Staffing, Recruiting, and the Maryland Unemployment Stimulus
As business partners, we are facing an enemy that may be equally as threatening to our livelihoods as COVID-19… bringing our people back to work. The $600 boost to weekly unemployment benefits will continue through July 31. For the next two and a half months, the government will pay your full-time employees an extra $15 an hour to sit at home. Forget the health risks of reopening the economy; there are also financial risks for many Americans. According to the Labor Department, the average weekly payment to a laid-off worker is approximately $978, which is $21 more than what fifty percent of full-time workers earned each week in the first quarter of 2020. This data suggests that we may not see the recruiting benefits of the high unemployment rate until August. The problem is that you need to return to standard operations now.
The struggle we may face is brought to light with the short term call center project we are currently staffing. We needed over 750 applicants, to internally interview around 200, just to place 21 active employees. We have this client that is one of the few companies experiencing a hiring surge right now. It is a great company that has been progressive in implementing a protocol to keep its employees safe. The office is centrally located in Baltimore City. The pay is comparable to other call centers in the area. The project is short term, but the position presents employees with the opportunity to be selected for work on larger projects within the company. Pre COVID, there would have been fewer applicants and a higher success rate of identifying the right candidate. Do applicants fear COVID, or are they finding it more lucrative not to work?
Two weeks ago, I mentioned that the talent pool is rich, and I still believe that is the case. The caveat is that we need to do more to make our positions appealing. A (Jim) Burch-ism is that companies need to create environments and opportunities that engage employees and make them want to stay. That is true now more than ever. Today’s shelf-life of an employee is short because they are searching for the right environment to fit their needs. If you want to retain employees, you need to focus on building your environment. This idea also displays the necessity to avoid bargain shopping for talent. The low bid model should, at the very least, be altered to include performance.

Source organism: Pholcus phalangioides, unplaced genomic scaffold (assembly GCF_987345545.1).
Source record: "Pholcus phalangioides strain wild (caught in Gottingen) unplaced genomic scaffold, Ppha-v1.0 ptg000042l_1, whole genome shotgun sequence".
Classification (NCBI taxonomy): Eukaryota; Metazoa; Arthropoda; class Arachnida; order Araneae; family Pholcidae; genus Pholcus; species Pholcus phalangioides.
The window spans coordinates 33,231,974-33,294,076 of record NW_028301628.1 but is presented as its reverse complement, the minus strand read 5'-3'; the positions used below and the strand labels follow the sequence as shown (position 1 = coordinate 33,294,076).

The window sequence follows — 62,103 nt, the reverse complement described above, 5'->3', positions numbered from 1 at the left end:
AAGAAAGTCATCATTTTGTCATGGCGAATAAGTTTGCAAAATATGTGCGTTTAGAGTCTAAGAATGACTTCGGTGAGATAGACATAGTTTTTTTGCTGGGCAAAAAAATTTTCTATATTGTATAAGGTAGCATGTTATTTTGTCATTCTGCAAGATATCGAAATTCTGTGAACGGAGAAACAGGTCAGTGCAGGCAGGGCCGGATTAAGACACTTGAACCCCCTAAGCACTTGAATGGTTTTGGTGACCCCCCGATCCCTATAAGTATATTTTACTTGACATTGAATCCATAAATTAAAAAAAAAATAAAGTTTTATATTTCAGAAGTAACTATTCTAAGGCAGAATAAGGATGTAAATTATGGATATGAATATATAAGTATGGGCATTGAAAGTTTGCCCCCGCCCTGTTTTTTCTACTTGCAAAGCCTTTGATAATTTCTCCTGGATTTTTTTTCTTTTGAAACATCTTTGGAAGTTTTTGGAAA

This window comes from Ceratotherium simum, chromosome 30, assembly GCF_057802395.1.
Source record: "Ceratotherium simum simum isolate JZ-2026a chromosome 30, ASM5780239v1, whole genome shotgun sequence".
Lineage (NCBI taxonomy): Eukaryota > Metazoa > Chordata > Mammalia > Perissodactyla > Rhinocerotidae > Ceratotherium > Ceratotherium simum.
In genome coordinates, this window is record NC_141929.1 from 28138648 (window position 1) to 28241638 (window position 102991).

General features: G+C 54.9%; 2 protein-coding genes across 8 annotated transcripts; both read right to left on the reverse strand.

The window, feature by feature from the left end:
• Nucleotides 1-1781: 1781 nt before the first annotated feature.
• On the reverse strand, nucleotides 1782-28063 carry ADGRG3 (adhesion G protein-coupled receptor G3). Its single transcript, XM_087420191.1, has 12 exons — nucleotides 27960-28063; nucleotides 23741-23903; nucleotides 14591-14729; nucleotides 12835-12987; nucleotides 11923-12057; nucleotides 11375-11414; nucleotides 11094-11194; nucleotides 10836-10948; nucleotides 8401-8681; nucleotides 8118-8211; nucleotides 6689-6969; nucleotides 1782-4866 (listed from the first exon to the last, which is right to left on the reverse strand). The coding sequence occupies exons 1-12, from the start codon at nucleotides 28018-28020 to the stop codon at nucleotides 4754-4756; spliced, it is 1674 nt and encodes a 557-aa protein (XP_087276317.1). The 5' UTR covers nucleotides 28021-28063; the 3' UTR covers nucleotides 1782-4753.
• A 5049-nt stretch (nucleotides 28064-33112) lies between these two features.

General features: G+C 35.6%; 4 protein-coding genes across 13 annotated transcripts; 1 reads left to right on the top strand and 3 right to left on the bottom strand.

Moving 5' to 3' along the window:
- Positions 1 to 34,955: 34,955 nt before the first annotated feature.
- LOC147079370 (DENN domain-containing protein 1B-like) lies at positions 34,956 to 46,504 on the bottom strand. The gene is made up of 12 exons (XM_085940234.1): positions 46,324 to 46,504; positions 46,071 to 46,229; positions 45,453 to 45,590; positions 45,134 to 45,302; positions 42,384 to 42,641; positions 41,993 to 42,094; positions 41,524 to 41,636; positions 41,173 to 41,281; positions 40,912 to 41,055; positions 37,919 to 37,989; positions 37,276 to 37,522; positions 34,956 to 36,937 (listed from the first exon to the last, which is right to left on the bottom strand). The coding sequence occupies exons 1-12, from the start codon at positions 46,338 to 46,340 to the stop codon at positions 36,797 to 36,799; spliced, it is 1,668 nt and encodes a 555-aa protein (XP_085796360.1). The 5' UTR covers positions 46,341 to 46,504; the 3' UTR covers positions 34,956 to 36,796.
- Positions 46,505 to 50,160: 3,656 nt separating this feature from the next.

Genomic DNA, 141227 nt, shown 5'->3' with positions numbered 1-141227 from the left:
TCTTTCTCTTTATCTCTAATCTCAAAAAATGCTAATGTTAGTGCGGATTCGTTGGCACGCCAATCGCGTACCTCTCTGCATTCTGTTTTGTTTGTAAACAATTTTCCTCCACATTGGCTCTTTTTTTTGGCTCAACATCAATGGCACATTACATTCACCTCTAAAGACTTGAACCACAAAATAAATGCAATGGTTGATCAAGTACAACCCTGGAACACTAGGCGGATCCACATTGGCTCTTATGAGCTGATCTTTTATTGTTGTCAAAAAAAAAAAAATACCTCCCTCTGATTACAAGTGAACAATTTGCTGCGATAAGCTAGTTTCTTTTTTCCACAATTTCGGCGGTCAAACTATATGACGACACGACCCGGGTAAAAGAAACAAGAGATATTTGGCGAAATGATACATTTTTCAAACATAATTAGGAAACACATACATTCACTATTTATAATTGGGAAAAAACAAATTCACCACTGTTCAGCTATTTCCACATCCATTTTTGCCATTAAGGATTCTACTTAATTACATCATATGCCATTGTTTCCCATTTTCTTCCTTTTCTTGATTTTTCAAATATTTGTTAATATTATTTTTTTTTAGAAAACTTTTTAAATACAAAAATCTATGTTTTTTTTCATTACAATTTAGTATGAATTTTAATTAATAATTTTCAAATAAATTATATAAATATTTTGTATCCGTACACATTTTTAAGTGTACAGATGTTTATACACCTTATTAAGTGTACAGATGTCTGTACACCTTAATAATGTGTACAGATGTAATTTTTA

This is the concept in which our flagging department was built. After discussing the pains of several of our valued clients in this industry, we saw a major problem in the compensation of these workers. We knew the only way to be successful in this market was to build a higher caliber of traffic control flaggers. We accomplished this by increasing the wage and enticing people to choose this as an employment choice over other industrial positions. Our clients see the value in not price shopping, and every year we work on improving our model to reward them for their dedication to our partnership.
Yes, there is an additional complication of this pandemic outside of the impact of stay at home orders on businesses. Unemployment benefits are surpassing the wages of laid-off workers, compared to the 45 percent of an employee’s pay it replaced in 2019. Solving a problem like this excites me, and is a lot of the reason I dedicate my life to the staffing industry. We have developed and continue to improve on a strategy that helps us differentiate between an applicant and an applicant that wants to work. We are excited to share this process with you and work together to reopening the state.
Matt Sarant is a proud member of the Kennedy Services family. Kennedy Services is one of Maryland’s oldest independent, woman-owned staffing services, located in the heart of Baltimore City. Kennedy Services continues to partner with businesses to support their growing staffing needs. We remain open and are working hard for our essential workers, as well as people without jobs.